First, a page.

American Aquarium Dips Their Toes into Political Waters

American Aquarium today: Ben Hussey (bass), Joey Bybee (drums), BJ Barham (Vocals/Rhythm Guitar), Shane Boeker (Lead Guitar), and Adam Kurtz (pedal steel).
American Aquarium today: Ben Hussey (bass), Joey Bybee (drums), BJ Barham (Vocals/Rhythm Guitar), Shane Boeker (Lead Guitar), and Adam Kurtz (pedal steel). Photo by Cal Quinn/Courtesy of AllEyes Media
Like about half the people in the country, BJ Barham and his wife went to bed late on the evening on November 8, 2016 a bit shocked in how the U.S. Presidential Election was trending, but confident the tide would change when the final results came in.

When that didn’t happen, instead of just dropping his jaw, the founder of country/Americana/roots rock band American Aquarium soon after channeled his feelings into lyrics: "The load is heavy and the road is long
And we've only begun to fight/We just can't give in, we just can't give up/We must go boldly into the darkness
." And then “This ain't the country my grandfather fought for/But I still see the hate he fought against/Give rest to the tired, give mercy to the poor/Give warmth to the huddled masses/And I'll show you freedom.”

Record Cover/New West Records
The subsequent completed tune, “The World is on Fire,” became the leadoff track on the band’s recent album, Things Change (New West Records). This begs the question: If Barham thought things were aflame two years ago, are they utterly melted by now?

“Ever since my daughter came into this world seven months ago, I’m forcing myself to be optimistic. I have to be in order to have faith in the world she’s going to grow up in, and I tend to find the silver linings in things,” Barham says from his home in North Carolina the day before starting a fall tour.

“As much as the press wants to tell us how bad things are, I see the good in humanity rising up. We just had another election, and there was a huge shift. We almost saw Georgia and Tennessee go blue! And a Texas senator winning with a margin of 51 percent to 49 percent is not a landslide for the Republican party. That a [Democrat] came that close to winning, which was huge. I look forward to the time I can tell my daughter ‘remember that time we had a scare in the world and we got back to being the progressive melting pot our forefathers wanted us to be?’”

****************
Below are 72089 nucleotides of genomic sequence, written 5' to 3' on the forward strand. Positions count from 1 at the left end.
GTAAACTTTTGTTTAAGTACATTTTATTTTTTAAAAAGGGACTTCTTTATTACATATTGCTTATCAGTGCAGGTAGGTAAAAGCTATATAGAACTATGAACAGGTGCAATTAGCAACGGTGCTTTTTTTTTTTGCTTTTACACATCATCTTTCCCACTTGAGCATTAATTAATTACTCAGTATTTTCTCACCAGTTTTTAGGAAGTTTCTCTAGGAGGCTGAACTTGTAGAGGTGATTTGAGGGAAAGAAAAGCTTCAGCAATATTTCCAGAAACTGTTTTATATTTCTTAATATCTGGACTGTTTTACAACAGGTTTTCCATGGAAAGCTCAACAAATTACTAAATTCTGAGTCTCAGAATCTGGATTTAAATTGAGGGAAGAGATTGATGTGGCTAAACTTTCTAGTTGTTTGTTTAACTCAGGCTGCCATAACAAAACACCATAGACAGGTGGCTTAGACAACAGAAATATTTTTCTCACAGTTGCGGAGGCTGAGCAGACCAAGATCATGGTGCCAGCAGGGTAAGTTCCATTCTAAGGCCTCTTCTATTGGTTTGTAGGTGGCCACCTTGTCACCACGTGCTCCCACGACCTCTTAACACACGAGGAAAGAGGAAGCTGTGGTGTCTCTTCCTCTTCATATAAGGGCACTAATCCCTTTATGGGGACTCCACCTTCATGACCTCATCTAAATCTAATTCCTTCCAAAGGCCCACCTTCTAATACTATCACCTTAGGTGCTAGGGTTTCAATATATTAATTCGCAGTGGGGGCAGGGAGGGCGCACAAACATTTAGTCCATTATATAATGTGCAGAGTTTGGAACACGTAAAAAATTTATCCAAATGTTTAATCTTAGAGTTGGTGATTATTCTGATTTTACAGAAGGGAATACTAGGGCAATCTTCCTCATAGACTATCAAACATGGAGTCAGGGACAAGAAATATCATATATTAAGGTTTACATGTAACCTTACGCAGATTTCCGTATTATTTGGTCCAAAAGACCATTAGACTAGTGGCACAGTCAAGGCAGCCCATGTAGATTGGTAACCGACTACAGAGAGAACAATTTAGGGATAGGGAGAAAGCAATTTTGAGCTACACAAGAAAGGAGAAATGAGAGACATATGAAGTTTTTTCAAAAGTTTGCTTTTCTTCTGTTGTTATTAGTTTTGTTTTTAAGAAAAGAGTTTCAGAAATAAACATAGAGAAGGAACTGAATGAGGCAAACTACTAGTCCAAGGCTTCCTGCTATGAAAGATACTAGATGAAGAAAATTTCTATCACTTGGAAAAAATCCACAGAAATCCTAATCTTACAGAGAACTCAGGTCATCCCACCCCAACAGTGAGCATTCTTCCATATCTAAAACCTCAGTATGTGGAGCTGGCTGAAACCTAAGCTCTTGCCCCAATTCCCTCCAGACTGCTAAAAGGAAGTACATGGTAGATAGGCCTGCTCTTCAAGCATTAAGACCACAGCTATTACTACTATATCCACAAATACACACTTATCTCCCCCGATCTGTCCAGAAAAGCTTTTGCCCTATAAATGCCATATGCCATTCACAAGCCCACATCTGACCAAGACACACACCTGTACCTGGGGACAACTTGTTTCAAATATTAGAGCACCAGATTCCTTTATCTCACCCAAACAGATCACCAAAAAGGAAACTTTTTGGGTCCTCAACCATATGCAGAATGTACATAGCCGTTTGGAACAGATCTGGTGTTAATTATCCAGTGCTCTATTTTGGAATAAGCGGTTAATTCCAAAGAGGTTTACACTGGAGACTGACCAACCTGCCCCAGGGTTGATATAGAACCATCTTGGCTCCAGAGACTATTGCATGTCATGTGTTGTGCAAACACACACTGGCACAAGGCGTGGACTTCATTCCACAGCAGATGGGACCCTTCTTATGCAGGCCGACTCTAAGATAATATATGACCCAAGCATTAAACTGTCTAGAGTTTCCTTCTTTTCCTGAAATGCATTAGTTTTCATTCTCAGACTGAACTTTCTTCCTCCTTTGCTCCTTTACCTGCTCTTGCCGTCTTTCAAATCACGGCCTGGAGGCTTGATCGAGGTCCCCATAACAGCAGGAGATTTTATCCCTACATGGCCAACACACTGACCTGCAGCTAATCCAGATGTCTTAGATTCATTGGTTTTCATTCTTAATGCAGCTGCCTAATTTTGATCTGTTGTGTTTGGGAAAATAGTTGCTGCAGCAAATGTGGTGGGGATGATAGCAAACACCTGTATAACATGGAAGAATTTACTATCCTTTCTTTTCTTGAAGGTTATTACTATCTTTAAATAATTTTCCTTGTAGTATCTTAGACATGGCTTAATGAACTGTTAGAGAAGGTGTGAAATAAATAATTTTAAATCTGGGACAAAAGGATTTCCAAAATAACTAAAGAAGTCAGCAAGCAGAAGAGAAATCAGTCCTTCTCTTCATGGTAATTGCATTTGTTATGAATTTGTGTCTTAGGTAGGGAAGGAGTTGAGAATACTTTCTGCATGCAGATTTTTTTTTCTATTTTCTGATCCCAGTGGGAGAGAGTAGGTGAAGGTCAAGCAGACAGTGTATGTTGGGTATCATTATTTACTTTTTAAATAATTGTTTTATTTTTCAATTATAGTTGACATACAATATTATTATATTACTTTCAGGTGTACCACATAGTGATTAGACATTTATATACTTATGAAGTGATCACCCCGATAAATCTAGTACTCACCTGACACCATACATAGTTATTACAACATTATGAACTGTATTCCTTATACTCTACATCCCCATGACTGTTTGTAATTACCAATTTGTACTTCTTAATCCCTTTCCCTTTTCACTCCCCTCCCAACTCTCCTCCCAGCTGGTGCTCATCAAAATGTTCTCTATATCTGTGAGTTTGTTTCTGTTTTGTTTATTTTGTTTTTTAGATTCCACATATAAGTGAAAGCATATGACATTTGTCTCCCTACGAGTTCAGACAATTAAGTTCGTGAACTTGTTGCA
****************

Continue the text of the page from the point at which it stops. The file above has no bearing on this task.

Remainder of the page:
Still, Barham realizes going in that political direction may have cost him some listeners. “I still pissed a lot of people off. You’re never going to make everybody happy if you take a side. But I tried to take an empathetic stance. Like ‘I think you’re wrong, but I’m trying to understand why you voted like you did,’” he offers. “There is such a divide in this country. We can’t have discussions anymore, they’re arguments. And the only thing that separates a discussion from an argument is respect for the person you’re talking to. I’ve watched people who are lifelong friends turn on each other recently.”

But lest one think that all the tracks on Things Change are as polemic, they’re not. Instead, Barham mines his whole life and history for material, and at times listening to the record almost feels like eavesdropping about his life growing up in a small town in North Carolina (“Crooked + Straight”), the salt of the earth people there (“Tough Folks,” “Work Conquers All”), his own struggles with alcoholism (“One Day at a Time,” “I Gave Up the Drinking [Before She Gave Up on Me]”), new love (“‘Til the Curtain Falls,”) and even the dissolution of the previous lineup of American Aquarium which left him the sole continuing member (“When We Were Younger Men”).

Barham calls this seventh studio record his best yet by far, but insists it’s not just hype for a current project. “Every time you make a record, the goal is to push yourself in a direction you haven’t been before. And in the songwriting here, it’s obvious it’s like nothing I’ve done,” he offers.